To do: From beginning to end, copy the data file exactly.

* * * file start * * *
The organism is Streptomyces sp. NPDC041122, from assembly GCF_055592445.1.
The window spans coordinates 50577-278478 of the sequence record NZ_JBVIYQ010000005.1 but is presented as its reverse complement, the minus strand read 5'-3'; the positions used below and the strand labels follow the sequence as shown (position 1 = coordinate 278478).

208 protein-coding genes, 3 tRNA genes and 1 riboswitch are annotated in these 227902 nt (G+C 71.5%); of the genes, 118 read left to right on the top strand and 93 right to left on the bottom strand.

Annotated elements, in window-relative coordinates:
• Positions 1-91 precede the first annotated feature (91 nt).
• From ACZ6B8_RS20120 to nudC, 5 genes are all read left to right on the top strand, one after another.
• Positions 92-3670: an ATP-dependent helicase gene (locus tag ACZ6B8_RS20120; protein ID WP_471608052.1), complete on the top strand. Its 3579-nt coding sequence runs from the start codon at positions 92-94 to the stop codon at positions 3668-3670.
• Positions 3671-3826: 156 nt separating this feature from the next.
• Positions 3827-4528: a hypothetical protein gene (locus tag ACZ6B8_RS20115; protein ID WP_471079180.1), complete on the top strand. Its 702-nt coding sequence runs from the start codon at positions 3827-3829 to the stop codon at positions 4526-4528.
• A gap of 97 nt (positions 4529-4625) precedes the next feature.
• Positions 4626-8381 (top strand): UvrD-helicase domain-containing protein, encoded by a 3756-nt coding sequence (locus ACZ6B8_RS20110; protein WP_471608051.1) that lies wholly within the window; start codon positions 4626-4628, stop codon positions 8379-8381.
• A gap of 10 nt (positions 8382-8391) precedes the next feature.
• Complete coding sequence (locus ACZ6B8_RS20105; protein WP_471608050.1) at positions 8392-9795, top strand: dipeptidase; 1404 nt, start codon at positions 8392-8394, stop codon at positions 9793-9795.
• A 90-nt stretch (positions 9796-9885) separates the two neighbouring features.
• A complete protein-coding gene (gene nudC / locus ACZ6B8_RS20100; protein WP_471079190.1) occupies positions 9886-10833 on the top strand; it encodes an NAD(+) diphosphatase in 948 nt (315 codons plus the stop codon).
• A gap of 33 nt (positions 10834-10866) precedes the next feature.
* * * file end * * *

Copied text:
The organism is Streptomyces sp. NPDC041122, from assembly GCF_055592445.1.
The window spans coordinates 50577-278478 of the sequence record NZ_JBVIYQ010000005.1 but is presented as its reverse complement, the minus strand read 5'-3'; the positions used below and the strand labels follow the sequence as shown (position 1 = coordinate 278478).

208 protein-coding genes, 3 tRNA genes and 1 riboswitch are annotated in these 227902 nt (G+C 71.5%); of the genes, 118 read left to right on the top strand and 93 right to left on the bottom strand.

Annotated elements, in window-relative coordinates:
• Positions 1-91 precede the first annotated feature (91 nt).
• From ACZ6B8_RS20120 to nudC, 5 genes are all read left to right on the top strand, one after another.
• Positions 92-3670: an ATP-dependent helicase gene (locus tag ACZ6B8_RS20120; protein ID WP_471608052.1), complete on the top strand. Its 3579-nt coding sequence runs from the start codon at positions 92-94 to the stop codon at positions 3668-3670.
• Positions 3671-3826: 156 nt separating this feature from the next.
• Positions 3827-4528: a hypothetical protein gene (locus tag ACZ6B8_RS20115; protein ID WP_471079180.1), complete on the top strand. Its 702-nt coding sequence runs from the start codon at positions 3827-3829 to the stop codon at positions 4526-4528.
• A gap of 97 nt (positions 4529-4625) precedes the next feature.
• Positions 4626-8381 (top strand): UvrD-helicase domain-containing protein, encoded by a 3756-nt coding sequence (locus ACZ6B8_RS20110; protein WP_471608051.1) that lies wholly within the window; start codon positions 4626-4628, stop codon positions 8379-8381.
• A gap of 10 nt (positions 8382-8391) precedes the next feature.
• Complete coding sequence (locus ACZ6B8_RS20105; protein WP_471608050.1) at positions 8392-9795, top strand: dipeptidase; 1404 nt, start codon at positions 8392-8394, stop codon at positions 9793-9795.
• A 90-nt stretch (positions 9796-9885) separates the two neighbouring features.
• A complete protein-coding gene (gene nudC / locus ACZ6B8_RS20100; protein WP_471079190.1) occupies positions 9886-10833 on the top strand; it encodes an NAD(+) diphosphatase in 948 nt (315 codons plus the stop codon).
• A gap of 33 nt (positions 10834-10866) precedes the next feature.